[A quick note before we get today’s devotional started: If you appreciate this theme, and you missed the Ash Wednesday service, you might want to watch my message, which was based on John 15 and was about Addition via Subtraction. Here’s a direct link.]
“Do not judge, or you too will be judged. For in the same way you judge others, you will be judged, and with the measure you use, it will be measured to you. “Why do you look at the speck of sawdust in your brother’s eye and pay no attention to the plank in your own eye? How can you say to your brother, ‘Let me take the speck out of your eye,’ when all the time there is a plank in your own eye? You hypocrite, first take the plank out of your own eye, and then you will see clearly to remove the speck from your brother’s eye. — Matthew 7:1-5
We might as well get this one out of the way, right?! When you thought about the possible topics for this 40 days of pruning, surely you thought judgmentalism would be one of them. Of course! How could we not? Jesus speaks directly to this prune-worthy tendency that exists in all of us.
Since we are all well aware of how judgmental we can be, I’ll try not to belabor the point. Instead, I just want to draw our attention to God’s desire:
The alternative to judgmentalism is a combination of curiosity & compassion. For every branch of judgmentalism the Vine-grower wants to prune, there’s a branch of curiosity & compassion that he wants to grow out in its place.
That’s exactly what we see in Matthew 7. It’s not just that Jesus wants us to worry about our own junk before we get overly concerned about someone else’s. It’s also that he wants us to consider how we want other people to approach us when they notice “the plank” in our own eye. If we’re honest, here’s the approach we desire: we want them to refrain from presuming—presuming that we intentionally, maliciously walk around with this junk. Instead, we’d want them to be curious enough to learn our story so that they might learn where our bad behavior comes from—it’s often linked to chronic or acute anxiety. We’d also want them to extend compassion and grace toward us because we’re imperfect, broken, depraved people, who need compassion, not condemnation—grace, not judgment. … Can I get an amen??!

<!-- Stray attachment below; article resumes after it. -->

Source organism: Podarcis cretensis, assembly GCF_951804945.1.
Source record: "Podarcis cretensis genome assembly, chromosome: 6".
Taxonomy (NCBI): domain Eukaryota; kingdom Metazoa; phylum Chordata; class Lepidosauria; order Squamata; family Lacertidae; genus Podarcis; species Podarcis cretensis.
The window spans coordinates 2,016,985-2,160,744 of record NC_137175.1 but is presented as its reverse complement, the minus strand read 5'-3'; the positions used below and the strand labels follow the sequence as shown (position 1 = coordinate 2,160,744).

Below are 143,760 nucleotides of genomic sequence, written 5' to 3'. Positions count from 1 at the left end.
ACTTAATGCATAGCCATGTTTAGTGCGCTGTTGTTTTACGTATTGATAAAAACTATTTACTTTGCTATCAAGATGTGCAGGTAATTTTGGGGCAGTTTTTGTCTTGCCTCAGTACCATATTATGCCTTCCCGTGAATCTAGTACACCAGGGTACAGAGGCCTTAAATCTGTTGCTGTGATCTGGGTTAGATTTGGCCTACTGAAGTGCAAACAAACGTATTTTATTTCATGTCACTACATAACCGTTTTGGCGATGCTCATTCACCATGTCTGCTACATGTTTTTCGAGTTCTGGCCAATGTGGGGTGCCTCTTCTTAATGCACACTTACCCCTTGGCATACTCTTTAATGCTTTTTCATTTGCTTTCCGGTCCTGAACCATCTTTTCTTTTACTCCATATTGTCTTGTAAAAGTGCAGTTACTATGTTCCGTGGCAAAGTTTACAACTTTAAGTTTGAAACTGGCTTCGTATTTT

This week, many of us volunteered at Safe Harbor. One of the greatest benefits of volunteering at Safe Harbor is that the Master Gardener makes ample use of the ‘judgmentalism’ pruning shears. i.e., if you think the people at Safe Harbor are “freeloaders” who want to take advantage of the free meal and the free bed, the judgmentalism behind such thinking will be quickly exposed. With just a smidgeon of curiosity and compassion, you discover that almost all the Safe Harbor guests struggle with addiction or mental illness. And with just a thimble-full of curiosity, you’ll discover that there’s significant trauma in each individual’s background. The trauma explains so much about their lives and naturally elicits compassion instead of judgment.
We should carry the same lesson into the rest of our lives. We are quick to judge other people we encounter—not just annoying drivers and impatient customers, but also our coworkers, congregation members, pastors, family, & friends. What if God wants us to refrain from presumption and instead, be curious enough to learn where others are coming from? We just might be more compassionate & graceful, and in turn, more helpful. If we want to bear the fruit of love, compassion, and grace, we might have to let God prune the bad branch of judgmentalism.
TODAY’s ACTION: Pay attention to when judgmentalism creeps up. When it does, surrender it to God’s pruning shears and ask the Spirit to stir curiosity & compassion in your heart. Then, see what happens.
One important caveat about judgmentalism: judgment itself is necessary and should not be eliminated. We cannot be moral or ethical beings unless we have the capacity to judge between a variety of possible actions. It is perfectly okay, and in fact necessary, to judge which action most reflects God’s desire. The problem arises when we judge people instead of actions. I could say a lot of things about that, but here’s the one thing I’ll say at this time: Even if the other person has made a grave mistake, our judgment is the last thing they need. Our condemnation will not help them redeem the past or live faithfully in the future.